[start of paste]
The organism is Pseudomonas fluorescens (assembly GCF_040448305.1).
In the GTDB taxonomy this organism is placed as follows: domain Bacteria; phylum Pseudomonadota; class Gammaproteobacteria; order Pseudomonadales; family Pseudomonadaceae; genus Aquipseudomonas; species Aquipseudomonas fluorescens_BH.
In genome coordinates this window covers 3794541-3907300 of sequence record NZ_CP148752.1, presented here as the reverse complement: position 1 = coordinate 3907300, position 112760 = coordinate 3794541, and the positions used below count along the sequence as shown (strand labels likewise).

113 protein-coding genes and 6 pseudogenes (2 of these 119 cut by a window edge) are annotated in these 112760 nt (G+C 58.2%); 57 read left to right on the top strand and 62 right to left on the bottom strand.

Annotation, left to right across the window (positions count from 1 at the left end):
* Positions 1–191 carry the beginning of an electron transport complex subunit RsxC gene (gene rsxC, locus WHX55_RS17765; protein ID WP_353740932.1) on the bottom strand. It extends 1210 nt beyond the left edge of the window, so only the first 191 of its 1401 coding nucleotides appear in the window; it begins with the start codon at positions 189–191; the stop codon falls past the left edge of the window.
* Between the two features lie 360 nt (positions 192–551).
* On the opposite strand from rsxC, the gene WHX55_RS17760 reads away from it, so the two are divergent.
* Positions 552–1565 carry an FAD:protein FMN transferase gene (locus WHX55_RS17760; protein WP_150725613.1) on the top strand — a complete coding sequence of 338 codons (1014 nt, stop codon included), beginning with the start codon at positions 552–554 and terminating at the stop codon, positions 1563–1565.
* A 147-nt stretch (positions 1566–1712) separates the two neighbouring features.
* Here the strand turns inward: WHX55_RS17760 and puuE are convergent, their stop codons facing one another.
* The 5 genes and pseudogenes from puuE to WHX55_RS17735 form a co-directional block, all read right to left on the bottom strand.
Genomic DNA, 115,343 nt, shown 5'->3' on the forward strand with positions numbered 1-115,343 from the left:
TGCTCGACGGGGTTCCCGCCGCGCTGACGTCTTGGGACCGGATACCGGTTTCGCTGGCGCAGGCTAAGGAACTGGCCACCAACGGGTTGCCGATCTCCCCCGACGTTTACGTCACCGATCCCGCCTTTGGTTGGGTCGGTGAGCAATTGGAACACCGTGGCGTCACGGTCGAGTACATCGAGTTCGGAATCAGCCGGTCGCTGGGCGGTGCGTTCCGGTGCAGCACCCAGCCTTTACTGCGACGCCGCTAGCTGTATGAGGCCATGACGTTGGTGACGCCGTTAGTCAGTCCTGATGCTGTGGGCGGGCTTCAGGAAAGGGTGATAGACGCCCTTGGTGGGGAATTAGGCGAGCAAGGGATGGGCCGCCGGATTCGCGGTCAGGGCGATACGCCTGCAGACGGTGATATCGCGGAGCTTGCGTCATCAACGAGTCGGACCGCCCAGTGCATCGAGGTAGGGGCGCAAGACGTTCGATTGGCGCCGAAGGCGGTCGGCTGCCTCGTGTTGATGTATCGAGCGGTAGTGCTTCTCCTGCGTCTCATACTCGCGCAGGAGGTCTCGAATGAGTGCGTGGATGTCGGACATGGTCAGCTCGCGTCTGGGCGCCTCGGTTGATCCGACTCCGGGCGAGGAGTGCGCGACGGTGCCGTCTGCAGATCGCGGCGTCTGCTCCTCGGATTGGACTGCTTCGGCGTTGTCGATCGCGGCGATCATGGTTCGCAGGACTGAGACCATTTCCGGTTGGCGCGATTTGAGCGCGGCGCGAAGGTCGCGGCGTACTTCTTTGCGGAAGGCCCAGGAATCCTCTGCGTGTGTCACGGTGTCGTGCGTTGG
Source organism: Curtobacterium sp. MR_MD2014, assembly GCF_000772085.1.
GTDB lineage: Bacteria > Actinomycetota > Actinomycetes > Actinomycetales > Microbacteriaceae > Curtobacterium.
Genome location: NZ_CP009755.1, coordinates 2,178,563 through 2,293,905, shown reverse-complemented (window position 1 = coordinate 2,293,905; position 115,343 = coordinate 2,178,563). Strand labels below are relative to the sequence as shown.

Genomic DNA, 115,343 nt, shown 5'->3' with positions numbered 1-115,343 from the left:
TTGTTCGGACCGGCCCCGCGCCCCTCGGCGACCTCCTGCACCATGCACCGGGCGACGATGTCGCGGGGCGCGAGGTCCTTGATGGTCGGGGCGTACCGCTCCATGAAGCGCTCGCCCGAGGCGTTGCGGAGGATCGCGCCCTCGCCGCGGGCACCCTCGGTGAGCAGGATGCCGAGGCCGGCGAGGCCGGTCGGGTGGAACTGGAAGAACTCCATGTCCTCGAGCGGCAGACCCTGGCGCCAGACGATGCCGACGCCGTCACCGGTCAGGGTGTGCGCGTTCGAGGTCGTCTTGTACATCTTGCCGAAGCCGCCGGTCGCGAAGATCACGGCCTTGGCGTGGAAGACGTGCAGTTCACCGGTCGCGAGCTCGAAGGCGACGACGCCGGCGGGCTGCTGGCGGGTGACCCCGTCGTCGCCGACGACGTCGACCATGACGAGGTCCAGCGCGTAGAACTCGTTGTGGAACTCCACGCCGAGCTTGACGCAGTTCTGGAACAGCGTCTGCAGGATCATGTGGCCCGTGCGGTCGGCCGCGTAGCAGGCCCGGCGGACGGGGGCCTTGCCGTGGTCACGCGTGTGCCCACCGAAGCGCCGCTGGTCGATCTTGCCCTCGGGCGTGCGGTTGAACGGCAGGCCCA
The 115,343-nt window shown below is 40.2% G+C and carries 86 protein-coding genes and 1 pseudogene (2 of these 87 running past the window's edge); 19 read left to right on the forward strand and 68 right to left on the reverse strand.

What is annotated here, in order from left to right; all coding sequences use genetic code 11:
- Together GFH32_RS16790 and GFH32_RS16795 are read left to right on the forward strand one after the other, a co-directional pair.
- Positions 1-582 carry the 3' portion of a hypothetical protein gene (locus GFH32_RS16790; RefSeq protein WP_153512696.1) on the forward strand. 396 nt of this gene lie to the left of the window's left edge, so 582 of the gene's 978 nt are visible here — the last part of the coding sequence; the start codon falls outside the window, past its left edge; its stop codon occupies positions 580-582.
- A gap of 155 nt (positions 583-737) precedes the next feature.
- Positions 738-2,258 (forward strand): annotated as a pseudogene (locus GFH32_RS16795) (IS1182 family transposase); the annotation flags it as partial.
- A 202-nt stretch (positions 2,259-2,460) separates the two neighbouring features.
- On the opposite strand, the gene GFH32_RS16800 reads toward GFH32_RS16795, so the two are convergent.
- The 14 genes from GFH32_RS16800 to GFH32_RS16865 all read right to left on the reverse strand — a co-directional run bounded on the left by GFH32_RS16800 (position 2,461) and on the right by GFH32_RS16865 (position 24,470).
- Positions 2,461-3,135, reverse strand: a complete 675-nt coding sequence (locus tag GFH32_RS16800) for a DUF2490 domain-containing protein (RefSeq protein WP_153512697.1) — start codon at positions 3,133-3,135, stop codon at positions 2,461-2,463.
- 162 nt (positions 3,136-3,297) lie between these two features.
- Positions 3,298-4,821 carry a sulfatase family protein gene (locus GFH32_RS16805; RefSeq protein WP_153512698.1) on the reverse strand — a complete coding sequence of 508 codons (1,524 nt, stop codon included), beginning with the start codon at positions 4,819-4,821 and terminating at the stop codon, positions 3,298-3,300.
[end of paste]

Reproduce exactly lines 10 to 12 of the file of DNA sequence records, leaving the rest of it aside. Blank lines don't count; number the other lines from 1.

* A 147-nt stretch (positions 1566–1712) separates the two neighbouring features.
* Here the strand turns inward: WHX55_RS17760 and puuE are convergent, their stop codons facing one another.
* The 5 genes and pseudogenes from puuE to WHX55_RS17735 form a co-directional block, all read right to left on the bottom strand.